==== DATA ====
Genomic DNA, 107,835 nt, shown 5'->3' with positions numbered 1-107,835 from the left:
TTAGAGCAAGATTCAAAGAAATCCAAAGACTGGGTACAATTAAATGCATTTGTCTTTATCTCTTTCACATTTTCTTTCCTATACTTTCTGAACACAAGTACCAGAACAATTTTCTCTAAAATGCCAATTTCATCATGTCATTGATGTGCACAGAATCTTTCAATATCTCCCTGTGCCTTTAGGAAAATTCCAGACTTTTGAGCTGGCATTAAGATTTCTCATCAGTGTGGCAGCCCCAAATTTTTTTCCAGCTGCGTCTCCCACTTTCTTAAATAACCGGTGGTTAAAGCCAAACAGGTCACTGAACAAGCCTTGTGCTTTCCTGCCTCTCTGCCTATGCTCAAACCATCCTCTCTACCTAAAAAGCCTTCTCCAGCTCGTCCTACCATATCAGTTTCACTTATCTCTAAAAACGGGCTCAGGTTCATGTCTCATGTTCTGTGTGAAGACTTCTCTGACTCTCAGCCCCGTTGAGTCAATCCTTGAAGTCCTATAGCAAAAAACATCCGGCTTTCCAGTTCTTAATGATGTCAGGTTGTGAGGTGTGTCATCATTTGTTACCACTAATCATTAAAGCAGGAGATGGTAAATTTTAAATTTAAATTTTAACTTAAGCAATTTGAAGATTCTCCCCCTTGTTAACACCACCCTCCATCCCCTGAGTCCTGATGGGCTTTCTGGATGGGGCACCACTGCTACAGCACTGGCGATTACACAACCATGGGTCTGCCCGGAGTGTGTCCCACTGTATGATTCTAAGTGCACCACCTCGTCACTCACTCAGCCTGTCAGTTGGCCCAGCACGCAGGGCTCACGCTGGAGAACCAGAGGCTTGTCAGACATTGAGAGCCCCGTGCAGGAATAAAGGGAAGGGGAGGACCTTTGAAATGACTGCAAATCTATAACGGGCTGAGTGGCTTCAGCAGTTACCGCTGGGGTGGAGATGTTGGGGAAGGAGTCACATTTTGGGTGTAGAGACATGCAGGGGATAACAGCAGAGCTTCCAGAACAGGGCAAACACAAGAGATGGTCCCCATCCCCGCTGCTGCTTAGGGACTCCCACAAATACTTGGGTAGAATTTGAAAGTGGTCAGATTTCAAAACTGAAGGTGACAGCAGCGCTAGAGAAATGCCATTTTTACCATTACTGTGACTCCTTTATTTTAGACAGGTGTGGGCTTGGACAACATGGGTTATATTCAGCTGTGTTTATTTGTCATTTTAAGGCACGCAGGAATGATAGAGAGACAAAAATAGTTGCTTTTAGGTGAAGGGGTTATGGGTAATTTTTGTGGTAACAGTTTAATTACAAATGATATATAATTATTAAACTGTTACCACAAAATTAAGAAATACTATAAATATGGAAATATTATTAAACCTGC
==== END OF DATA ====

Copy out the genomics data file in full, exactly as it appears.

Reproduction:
Genomic DNA, 107,835 nt, shown 5'->3' with positions numbered 1-107,835 from the left:
TTAGAGCAAGATTCAAAGAAATCCAAAGACTGGGTACAATTAAATGCATTTGTCTTTATCTCTTTCACATTTTCTTTCCTATACTTTCTGAACACAAGTACCAGAACAATTTTCTCTAAAATGCCAATTTCATCATGTCATTGATGTGCACAGAATCTTTCAATATCTCCCTGTGCCTTTAGGAAAATTCCAGACTTTTGAGCTGGCATTAAGATTTCTCATCAGTGTGGCAGCCCCAAATTTTTTTCCAGCTGCGTCTCCCACTTTCTTAAATAACCGGTGGTTAAAGCCAAACAGGTCACTGAACAAGCCTTGTGCTTTCCTGCCTCTCTGCCTATGCTCAAACCATCCTCTCTACCTAAAAAGCCTTCTCCAGCTCGTCCTACCATATCAGTTTCACTTATCTCTAAAAACGGGCTCAGGTTCATGTCTCATGTTCTGTGTGAAGACTTCTCTGACTCTCAGCCCCGTTGAGTCAATCCTTGAAGTCCTATAGCAAAAAACATCCGGCTTTCCAGTTCTTAATGATGTCAGGTTGTGAGGTGTGTCATCATTTGTTACCACTAATCATTAAAGCAGGAGATGGTAAATTTTAAATTTAAATTTTAACTTAAGCAATTTGAAGATTCTCCCCCTTGTTAACACCACCCTCCATCCCCTGAGTCCTGATGGGCTTTCTGGATGGGGCACCACTGCTACAGCACTGGCGATTACACAACCATGGGTCTGCCCGGAGTGTGTCCCACTGTATGATTCTAAGTGCACCACCTCGTCACTCACTCAGCCTGTCAGTTGGCCCAGCACGCAGGGCTCACGCTGGAGAACCAGAGGCTTGTCAGACATTGAGAGCCCCGTGCAGGAATAAAGGGAAGGGGAGGACCTTTGAAATGACTGCAAATCTATAACGGGCTGAGTGGCTTCAGCAGTTACCGCTGGGGTGGAGATGTTGGGGAAGGAGTCACATTTTGGGTGTAGAGACATGCAGGGGATAACAGCAGAGCTTCCAGAACAGGGCAAACACAAGAGATGGTCCCCATCCCCGCTGCTGCTTAGGGACTCCCACAAATACTTGGGTAGAATTTGAAAGTGGTCAGATTTCAAAACTGAAGGTGACAGCAGCGCTAGAGAAATGCCATTTTTACCATTACTGTGACTCCTTTATTTTAGACAGGTGTGGGCTTGGACAACATGGGTTATATTCAGCTGTGTTTATTTGTCATTTTAAGGCACGCAGGAATGATAGAGAGACAAAAATAGTTGCTTTTAGGTGAAGGGGTTATGGGTAATTTTTGTGGTAACAGTTTAATTACAAATGATATATAATTATTAAACTGTTACCACAAAATTAAGAAATACTATAAATATGGAAATATTATTAAACCTGC